A premier port of call
Measuring 2.6 square miles and bordering the Spanish region of La Linea, the importance of Gibraltar has been recognised for centuries. Home to over 33,000 residents, it is positioned where the Mediterranean Sea and Atlantic Ocean join, resulting in close geographical proximity between Europe and Africa. This strategic location has made Gibraltar ideally placed to provide a wide range of services to vessels of all sizes and types. With approximately 60,000 vessels transiting the Strait of Gibraltar each year, the Rock has developed into a maritime ‘Centre of Excellence’ and the largest bunkering port in the Mediterranean.
“When we spoke last year, we were coming off the back of a very successful 2015,” begins Captain and Chief Executive Officer of the Port of Gibraltar, Commodore Bob Sanguinetti, “and I am pleased to say that 2016 was another year of strong growth, one that has been followed by a good first half of 2017. In that time, we have been able to retain our leading position in regards to bunkering by completing a number of projects to increase and improve the bunkering infrastructure for the delivery of fuels to vessels, and for the accommodation of increasing numbers of small coasters and superyachts.
“We are currently witnessing a rolling programme that is focused on the replacement of bunker barges, introducing more modern and larger capacity barges. For our part, we work closely with the bunker suppliers to ensure that they approach such programmes in a measured way so that it ultimately leads to an increase in activity, something which has proven to be very effective as we move towards our third successive year of growth.”
The enduring success of the Port of Gibraltar is intrinsically linked to its location, positioned as it is in such close proximity to some of the busiest shipping lanes in the world. Equally as important, however, as Bob explains, are the relationships the Port Authority has formed over the decades that it has been supporting the shipping community. “The relationships we have with the port community are very much personal as well as professional, and we use this to pull together all of the service providers here to deliver the best possible solutions for vessels coming into Gibraltar. Whether said services involve bunkering, the provision of stores or spares, crew changes or hull cleaning, the end goal is to bring these together in order to minimise the time a vessel needs to spend in the port, and that is something we take great pride in being able to do efficiently and safely.”
As its business has continued to prosper, so too have the efforts of the Port Authority in modernising and expanding the port infrastructure to accommodate its increasing number of visitors. “We have been working diligently with bunker suppliers in order to increase capacity and sustain the growth that we have experienced in recent years,” Bob states. “Gibraltar also saw a ten per cent increase in cruise calls in 2016 compared to 2015, and an increase in visits from superyachts of approximately 24 per cent in the same period. In parallel with this we have commissioned a series of new deep water berths for superyachts to accommodate the near threefold increase in the number of nights spent in Gibraltar as yachts take advantage of the facilities we have to offer.”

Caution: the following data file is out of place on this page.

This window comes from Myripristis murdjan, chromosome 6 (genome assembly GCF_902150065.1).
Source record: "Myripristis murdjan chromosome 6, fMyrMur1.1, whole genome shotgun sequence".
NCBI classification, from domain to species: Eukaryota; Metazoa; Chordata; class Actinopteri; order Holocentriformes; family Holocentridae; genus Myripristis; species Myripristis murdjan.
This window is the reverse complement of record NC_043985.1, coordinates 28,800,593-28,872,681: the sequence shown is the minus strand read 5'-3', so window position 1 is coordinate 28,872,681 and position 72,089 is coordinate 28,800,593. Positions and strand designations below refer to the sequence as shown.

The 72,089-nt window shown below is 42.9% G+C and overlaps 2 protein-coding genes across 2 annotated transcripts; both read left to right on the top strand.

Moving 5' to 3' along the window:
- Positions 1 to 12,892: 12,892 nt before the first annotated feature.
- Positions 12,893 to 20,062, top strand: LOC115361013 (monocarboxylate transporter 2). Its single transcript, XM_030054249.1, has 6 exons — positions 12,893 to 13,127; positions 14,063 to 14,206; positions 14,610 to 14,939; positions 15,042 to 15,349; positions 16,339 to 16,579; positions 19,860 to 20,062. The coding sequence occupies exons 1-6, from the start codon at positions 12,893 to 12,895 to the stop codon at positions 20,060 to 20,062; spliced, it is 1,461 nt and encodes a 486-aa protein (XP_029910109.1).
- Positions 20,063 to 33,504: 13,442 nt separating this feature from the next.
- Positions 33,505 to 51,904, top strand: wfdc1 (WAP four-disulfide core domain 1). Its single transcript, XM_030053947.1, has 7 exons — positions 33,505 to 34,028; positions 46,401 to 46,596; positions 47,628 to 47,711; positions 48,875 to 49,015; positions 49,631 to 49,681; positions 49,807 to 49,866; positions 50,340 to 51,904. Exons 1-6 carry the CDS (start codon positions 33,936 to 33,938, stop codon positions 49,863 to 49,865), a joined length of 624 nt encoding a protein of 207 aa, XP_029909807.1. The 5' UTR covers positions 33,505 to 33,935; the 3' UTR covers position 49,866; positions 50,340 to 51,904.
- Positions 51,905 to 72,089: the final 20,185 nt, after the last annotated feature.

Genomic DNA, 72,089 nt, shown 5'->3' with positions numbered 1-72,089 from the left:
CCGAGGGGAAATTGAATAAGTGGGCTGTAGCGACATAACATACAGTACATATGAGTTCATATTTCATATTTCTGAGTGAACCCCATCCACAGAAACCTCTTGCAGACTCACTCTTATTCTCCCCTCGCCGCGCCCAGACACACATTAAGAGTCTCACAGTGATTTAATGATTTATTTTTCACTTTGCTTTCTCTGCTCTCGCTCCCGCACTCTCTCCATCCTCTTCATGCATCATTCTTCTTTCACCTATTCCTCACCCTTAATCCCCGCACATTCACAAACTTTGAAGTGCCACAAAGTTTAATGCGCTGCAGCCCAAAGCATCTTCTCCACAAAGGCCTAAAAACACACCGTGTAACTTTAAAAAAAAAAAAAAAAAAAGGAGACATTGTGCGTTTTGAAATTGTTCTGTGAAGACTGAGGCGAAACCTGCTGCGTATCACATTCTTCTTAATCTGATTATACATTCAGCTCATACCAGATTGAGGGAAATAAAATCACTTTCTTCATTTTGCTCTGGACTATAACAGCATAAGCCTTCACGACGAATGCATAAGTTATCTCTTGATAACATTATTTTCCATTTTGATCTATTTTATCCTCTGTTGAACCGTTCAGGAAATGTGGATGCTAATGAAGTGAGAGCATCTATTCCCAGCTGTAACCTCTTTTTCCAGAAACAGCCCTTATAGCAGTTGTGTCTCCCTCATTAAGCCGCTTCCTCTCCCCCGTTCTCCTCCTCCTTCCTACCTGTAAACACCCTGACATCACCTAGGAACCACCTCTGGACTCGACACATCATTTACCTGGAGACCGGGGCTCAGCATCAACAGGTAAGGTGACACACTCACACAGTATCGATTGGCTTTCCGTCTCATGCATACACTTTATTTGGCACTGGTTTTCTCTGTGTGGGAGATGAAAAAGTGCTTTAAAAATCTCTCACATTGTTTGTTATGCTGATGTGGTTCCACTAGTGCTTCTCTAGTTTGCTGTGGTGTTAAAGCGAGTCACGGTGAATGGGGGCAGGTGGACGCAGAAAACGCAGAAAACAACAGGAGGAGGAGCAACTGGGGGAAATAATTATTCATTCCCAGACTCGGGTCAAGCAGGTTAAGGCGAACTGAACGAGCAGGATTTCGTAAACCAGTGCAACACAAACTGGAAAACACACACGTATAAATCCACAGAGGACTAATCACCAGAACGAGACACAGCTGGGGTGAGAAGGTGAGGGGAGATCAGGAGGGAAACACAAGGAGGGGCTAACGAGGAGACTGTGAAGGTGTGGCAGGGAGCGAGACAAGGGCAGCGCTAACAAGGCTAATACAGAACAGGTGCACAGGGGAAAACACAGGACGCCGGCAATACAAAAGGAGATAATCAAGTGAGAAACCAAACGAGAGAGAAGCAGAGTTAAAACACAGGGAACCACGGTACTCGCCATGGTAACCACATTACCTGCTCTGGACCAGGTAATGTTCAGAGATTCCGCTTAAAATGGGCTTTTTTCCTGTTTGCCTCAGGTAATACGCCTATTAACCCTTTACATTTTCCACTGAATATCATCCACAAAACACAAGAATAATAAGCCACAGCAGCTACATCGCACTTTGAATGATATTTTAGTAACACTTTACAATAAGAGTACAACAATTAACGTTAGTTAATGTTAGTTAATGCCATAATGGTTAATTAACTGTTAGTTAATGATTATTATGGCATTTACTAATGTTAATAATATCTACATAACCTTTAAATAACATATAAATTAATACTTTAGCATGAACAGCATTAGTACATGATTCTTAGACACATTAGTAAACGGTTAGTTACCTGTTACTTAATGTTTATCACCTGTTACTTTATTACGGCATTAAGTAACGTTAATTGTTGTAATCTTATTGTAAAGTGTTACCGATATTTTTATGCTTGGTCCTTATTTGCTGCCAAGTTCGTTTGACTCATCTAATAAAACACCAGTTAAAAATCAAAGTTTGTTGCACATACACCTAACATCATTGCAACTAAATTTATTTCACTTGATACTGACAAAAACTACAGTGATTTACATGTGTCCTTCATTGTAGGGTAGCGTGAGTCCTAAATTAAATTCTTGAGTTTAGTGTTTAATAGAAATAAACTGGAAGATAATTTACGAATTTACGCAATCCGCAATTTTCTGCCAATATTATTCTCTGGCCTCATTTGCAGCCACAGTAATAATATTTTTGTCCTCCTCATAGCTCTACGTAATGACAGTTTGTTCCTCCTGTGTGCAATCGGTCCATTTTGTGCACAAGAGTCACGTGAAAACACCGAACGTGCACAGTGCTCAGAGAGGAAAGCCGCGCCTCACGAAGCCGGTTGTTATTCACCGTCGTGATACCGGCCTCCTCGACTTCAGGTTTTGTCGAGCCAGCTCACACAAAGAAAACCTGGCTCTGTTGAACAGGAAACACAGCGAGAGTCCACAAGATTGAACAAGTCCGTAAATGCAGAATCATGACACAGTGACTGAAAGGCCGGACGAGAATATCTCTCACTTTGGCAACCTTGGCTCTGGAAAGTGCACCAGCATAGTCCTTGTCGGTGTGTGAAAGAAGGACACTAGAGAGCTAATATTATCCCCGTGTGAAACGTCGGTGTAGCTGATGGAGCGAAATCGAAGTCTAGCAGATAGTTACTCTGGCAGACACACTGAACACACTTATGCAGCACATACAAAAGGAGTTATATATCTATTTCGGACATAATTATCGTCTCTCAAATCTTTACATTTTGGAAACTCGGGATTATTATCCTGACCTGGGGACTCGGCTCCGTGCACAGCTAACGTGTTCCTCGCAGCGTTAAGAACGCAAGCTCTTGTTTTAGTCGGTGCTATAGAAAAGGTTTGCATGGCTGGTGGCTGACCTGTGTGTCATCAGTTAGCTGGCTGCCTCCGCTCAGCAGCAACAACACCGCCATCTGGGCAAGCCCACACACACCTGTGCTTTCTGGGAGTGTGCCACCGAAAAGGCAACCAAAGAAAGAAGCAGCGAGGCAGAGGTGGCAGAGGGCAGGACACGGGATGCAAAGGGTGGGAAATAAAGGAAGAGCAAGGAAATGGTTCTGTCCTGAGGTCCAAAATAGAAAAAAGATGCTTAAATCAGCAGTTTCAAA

June 2017 also saw the Port of Gibraltar play host to its largest ever visitor, the container ship TRITON. Built in 2016, TRITON measures 369 metres in length with the capacity to carry over 14,000 containers with a displacement of 155,000 tonnes. “While the visit of TRITON was a landmark moment in terms of the size of the vessel in question, we treated its arrival as business as usual,” Bob reveals. “Working closely with the bunker supplier in question in order to facilitate their needs, the smooth passage of the vessel through the port again highlights our flexibility, our versatility and our ability to accommodate vessels of all shapes and sizes.
“At the same time, we continue to move closer to the relocation of our port office, which is programmed to occur towards the end of 2017. We will be moving the office to a purpose-built site at the southern end of the Rock, one with commanding views over the Bay of Gibraltar and the entry point to the Strait. This will be underpinned by the commissioning of a new vessel traffic service (VTS) system. This state-of-the-art system will allow our team to ensure the highest of safety standards are maintained in our busy waters.”
In November 2016, the Port Authority was proud to host the annual International Bunker Industry Association (IBIA) convention, welcoming over 100 delegates from more than 20 countries. This opportunity to showcase Gibraltar’s position among the world’s leading bunker ports, and its wide range of associated services, was invaluable. In the coming months, it will follow this up with participation in London International Shipping Week in September 2017, where it will host a shipping breakfast, the Posidonia Shipping Exhibition in Greece, in June 2018, and several visits to Northern Europe where it will engage with the local shipping community.
“Gibraltar’s location means that we will always be of vital importance to the shipping community,” Bob adds. “In order for the Port of Gibraltar to consolidate and build upon its recent gains we need to ensure that we continue to engage with ship owners and operators, particularly as they themselves transition through events such as the UK’s withdrawal from the European Union and the introduction of the global sulphur cap in 2020. By doing so we will work to reinforce the fact that we will remain best placed to meet changing and emerging vessel requirements, while retaining our position as the region’s premier bunker port.”
Port of Gibraltar
A maritime ‘Centre of Excellence’
Largest bunkering port in the Mediterranean
Welcomed its largest ship in June 2017